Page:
The Johnny Kaw legend is of recent origin, having sprung up in Manhattan, Kansas, in 1955 to celebrate that town’s centennial. The original Johnny Kaw was a rather feisty man, known for keeping a wildcat and a jayhawk as pets and for having once settled a dispute with Paul Bunyan by plowing the bed of the Mississippi River with the latter’s face.

Parents will be happy to know that the new Johnny Kaw introduced in Scillian’s book is a gentle giant, displaying a tenderness that warms the heart.

Great read for youngsters and those who love all things Kansas!

2018 Reading Challenge: Kansas

2018 Reading Challenge: KansasA new year—a new reading challenge!

This year, Kansas is the theme. To complete the challenge, you must read 12 Kansas-related books by the end of 2018:

  1. A book about Kansas prior to 1854.
  2. A book about Kansas flora.
  3. A fictional book written by a Kansas author.
  4. A book about territorial Kansas.
  5. A book about Kansas travel.
  6. A book about Kansas fauna.
  7. A book about Kansas in the late 1800s.
  8. A book of poetry written by a Kansas author.
  9. A book about a famous Kansan.
  10. A book about Kansas in the 1900s.
  11. A book of Kansas photography.
  12. A book about a current issue in Kansas.

Here are the rules:

  • Books in electronic formats count.
  • Both fiction and nonfiction books count.
  • You can read the books in any order.
  • Books cannot be counted twice, even if they fit into more than one category.

If you can complete a book a month, you will be able to complete the challenge easily.

Stuck? Sign up for On the Range, our free weekly country living update (learn more). In the last issue of every month, we’ll suggest a book for one of the categories as a hint.

Let us know what you’re reading this year! We’d love to hear from you!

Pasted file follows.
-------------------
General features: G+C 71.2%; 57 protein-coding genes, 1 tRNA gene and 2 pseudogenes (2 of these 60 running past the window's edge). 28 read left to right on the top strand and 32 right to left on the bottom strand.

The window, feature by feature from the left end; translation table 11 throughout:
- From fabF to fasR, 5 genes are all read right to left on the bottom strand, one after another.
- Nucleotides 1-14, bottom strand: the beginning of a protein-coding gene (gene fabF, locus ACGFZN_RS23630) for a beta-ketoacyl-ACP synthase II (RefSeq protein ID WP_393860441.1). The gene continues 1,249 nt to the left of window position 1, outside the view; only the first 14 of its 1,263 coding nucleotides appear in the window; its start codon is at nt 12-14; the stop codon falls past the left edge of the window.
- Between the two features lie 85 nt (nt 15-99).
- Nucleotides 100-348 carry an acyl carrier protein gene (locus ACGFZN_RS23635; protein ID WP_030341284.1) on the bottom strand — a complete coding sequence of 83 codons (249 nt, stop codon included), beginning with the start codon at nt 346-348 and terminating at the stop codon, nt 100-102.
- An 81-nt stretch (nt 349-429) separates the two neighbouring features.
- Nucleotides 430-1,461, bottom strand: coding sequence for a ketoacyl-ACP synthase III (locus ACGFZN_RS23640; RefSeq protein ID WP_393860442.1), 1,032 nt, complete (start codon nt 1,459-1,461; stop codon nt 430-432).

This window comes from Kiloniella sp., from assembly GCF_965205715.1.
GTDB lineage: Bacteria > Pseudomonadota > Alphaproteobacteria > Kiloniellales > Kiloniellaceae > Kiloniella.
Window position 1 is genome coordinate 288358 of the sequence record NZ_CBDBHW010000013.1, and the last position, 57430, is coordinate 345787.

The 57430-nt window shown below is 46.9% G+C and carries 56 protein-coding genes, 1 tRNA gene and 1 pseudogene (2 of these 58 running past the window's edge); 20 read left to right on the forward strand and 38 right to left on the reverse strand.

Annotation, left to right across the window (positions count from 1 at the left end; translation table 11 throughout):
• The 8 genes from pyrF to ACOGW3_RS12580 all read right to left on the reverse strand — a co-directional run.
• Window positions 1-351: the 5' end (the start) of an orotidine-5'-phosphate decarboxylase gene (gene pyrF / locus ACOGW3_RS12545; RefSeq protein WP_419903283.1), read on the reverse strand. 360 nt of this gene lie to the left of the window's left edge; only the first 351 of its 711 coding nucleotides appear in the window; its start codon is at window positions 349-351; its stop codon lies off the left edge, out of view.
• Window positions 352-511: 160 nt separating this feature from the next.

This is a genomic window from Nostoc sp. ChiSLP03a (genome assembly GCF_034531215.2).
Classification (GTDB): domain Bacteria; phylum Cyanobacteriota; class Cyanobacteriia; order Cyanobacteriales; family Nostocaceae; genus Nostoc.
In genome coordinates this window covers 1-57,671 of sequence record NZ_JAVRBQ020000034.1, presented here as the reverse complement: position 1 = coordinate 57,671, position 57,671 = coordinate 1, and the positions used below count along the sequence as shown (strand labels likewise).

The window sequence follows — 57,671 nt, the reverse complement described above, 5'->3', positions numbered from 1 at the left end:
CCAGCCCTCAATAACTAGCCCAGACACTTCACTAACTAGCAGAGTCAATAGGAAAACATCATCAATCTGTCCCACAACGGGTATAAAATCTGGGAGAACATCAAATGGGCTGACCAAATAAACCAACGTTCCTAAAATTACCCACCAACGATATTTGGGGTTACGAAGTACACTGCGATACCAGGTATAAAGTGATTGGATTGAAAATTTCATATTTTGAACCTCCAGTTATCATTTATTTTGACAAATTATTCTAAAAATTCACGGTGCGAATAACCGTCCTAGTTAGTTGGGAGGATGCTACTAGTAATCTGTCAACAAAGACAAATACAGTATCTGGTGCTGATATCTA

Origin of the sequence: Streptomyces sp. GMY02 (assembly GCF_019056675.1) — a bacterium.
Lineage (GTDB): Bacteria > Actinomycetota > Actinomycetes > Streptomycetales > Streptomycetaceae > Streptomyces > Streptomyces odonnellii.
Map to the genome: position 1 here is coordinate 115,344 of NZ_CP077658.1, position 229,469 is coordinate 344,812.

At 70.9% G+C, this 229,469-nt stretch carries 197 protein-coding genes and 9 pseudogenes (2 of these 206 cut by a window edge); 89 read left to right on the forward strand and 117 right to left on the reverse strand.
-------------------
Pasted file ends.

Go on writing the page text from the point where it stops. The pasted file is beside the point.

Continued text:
Helpful Resource

The Homestead Bookshelf
Looking for a good book? Start here.

Introducing Cowboy Poetry

Introduction to Cowboy PoetryThe early cowboys seem to have been artists at heart.  Every aspect of their daily lives seems to have made it into verse, from their love of nature to their battles with wild horses to their prosaic bacon-and-beans diet.

Many of the first cowboy poems were song lyrics.  Thus, this poetic style shares the same cultural origins as Western music.  The ballad form of the British Isles became a key feature early on.  The repetition and sense of rhythm popular among black cowboys did, as well.

That said, cowboys did not always set their verses to music.  Recitation was a popular pastime all over America in that day.  Often at night, the cowboys would simply enjoy reciting and listening to recited poetry, copying the example of their acquaintances back East.


A Range of Topics

Cowboy poetry primarily deals with the West.  Long-standing favorite subjects have been cattle chores, love-hate relationships with horses, observations on nature, religious musings, and thoughts of home and family.

As the West has evolved to fit the modern era, so has cowboy poetry.  Favorite topics today include everything from politics to the woes of adapting to new technology, but the traditional ranching flavor will remain as long as the cowboy way of life does.


Key Characteristics

In the days of the cattle drives, cowboys had to find ways to pass long nights on the prairie.  One favorite was swapping yarns.  Ever since, telling a story that can evoke a laugh, a thrill, or a tender sentiment has been a key goal of cowboy poetry.  The method of concocting the story varies by poet.  Some prefer to stick to the facts, especially if offering a historical narrative, but the tall tale still rides on today.

The poems that tended to last the longest were those that could be memorized the easiest.  Cowboy poetry was frequently published in newspapers, but recitation was at least half the fun.  Here is where the African-American influence proved to be extremely helpful.  A definite rhythm makes memorization easy.  So does a good rhyme scheme.  As previously mentioned, the ballad form has long predominated, but anything with a solid rhythm and a catchy rhyme scheme is commonly accepted.


Is That Cowboy Poetry?

One sticky question is whether only true cowboys and cowgirls can write cowboy poetry.